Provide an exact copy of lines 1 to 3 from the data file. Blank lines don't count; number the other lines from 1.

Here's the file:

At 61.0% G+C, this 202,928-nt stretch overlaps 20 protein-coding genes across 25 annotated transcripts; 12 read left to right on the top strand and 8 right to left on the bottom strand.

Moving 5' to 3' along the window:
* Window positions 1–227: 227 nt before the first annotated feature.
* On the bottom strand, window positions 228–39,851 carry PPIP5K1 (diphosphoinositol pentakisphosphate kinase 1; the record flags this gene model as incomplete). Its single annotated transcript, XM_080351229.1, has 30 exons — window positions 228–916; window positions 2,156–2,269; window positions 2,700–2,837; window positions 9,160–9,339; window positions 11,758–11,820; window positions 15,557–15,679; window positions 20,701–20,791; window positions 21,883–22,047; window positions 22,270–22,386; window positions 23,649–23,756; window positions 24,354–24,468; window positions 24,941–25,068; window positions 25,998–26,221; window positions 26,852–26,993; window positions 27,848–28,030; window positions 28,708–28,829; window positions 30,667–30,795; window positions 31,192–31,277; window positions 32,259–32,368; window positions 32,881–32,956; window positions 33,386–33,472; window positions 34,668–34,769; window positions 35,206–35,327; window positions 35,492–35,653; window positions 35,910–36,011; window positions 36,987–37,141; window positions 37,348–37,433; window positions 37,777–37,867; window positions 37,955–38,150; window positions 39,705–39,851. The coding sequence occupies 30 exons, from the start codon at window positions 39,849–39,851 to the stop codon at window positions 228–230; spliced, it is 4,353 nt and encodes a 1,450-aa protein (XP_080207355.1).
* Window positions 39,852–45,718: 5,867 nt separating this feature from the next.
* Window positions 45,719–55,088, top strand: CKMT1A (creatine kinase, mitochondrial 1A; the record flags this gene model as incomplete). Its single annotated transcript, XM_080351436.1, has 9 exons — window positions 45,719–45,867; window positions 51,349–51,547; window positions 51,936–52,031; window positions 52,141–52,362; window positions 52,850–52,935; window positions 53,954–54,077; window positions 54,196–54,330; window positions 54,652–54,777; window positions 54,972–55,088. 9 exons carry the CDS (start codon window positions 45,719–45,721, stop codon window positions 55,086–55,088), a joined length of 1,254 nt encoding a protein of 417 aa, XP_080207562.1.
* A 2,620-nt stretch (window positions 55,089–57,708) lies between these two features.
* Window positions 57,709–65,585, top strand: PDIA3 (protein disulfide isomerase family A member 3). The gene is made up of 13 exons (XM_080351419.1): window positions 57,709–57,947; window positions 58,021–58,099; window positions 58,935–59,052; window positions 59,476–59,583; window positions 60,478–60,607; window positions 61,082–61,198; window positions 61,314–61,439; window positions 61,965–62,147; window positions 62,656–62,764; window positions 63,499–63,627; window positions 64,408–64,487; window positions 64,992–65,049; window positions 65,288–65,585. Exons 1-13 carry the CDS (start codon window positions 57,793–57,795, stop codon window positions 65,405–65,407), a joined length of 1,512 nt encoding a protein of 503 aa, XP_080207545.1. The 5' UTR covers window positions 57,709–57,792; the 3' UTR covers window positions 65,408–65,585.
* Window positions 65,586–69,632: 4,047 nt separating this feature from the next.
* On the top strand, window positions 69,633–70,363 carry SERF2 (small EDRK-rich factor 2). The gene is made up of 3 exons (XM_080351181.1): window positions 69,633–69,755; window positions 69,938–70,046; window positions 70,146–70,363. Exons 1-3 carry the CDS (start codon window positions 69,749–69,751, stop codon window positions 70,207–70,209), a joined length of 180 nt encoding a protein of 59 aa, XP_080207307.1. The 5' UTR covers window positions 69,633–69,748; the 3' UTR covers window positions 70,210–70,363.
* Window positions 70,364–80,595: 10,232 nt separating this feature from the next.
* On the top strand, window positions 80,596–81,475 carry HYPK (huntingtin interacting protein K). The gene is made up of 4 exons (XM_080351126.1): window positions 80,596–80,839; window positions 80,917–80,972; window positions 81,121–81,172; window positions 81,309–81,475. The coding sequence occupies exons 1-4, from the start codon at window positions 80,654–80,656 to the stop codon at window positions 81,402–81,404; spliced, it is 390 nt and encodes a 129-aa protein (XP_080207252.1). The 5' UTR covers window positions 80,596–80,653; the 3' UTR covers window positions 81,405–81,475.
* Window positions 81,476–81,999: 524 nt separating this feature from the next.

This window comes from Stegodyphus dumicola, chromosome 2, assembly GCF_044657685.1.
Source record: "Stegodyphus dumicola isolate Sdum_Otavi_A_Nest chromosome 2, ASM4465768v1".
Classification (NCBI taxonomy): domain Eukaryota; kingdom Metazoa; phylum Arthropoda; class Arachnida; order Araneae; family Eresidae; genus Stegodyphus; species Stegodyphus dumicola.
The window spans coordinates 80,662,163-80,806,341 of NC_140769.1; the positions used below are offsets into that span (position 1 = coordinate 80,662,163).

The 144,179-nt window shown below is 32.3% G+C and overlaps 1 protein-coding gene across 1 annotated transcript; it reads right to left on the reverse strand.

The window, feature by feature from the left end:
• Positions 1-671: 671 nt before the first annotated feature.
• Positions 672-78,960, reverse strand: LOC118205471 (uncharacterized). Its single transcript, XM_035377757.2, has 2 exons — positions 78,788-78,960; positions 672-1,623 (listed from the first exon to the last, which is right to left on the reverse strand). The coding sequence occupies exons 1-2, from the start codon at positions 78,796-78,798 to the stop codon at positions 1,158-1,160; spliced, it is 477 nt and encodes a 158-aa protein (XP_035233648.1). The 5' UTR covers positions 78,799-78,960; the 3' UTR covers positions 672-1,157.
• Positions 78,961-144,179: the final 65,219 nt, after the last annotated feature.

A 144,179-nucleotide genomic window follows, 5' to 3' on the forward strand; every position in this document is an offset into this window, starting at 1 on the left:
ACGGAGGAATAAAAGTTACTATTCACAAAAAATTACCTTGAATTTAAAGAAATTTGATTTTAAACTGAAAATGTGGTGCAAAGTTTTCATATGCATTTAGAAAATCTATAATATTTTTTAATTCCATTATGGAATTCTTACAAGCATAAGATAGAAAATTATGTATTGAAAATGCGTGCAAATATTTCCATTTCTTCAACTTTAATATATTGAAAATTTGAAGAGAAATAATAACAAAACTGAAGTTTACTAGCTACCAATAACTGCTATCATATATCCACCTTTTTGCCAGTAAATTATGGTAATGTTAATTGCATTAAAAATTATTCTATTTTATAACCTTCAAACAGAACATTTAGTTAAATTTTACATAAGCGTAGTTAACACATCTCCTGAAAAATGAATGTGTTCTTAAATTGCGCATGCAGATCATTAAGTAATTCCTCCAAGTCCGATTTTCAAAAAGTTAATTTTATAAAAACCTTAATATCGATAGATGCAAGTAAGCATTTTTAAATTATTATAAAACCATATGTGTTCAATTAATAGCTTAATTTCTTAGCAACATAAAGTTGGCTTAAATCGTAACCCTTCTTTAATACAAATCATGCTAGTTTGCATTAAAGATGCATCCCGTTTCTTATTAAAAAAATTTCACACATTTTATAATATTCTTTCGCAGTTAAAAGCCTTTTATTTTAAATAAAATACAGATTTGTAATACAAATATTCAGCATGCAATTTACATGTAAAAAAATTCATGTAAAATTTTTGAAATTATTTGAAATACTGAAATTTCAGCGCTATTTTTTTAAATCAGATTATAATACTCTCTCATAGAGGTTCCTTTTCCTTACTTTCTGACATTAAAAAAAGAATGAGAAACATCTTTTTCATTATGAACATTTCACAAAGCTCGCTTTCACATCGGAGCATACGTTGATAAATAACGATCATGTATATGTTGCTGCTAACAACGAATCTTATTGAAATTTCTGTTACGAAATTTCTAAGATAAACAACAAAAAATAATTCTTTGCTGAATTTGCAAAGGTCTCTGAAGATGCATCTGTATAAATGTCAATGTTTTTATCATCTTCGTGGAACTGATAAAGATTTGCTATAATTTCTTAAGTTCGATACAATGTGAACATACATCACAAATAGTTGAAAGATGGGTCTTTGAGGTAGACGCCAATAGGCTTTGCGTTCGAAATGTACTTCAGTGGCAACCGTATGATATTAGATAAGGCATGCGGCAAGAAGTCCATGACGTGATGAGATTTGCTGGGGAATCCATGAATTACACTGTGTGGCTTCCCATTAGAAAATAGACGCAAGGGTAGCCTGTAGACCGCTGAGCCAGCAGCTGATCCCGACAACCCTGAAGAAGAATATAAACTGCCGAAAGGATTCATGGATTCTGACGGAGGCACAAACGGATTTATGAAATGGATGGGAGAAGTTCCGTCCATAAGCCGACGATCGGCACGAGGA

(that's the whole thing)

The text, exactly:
At 61.0% G+C, this 202,928-nt stretch overlaps 20 protein-coding genes across 25 annotated transcripts; 12 read left to right on the top strand and 8 right to left on the bottom strand.

Moving 5' to 3' along the window:
* Window positions 1–227: 227 nt before the first annotated feature.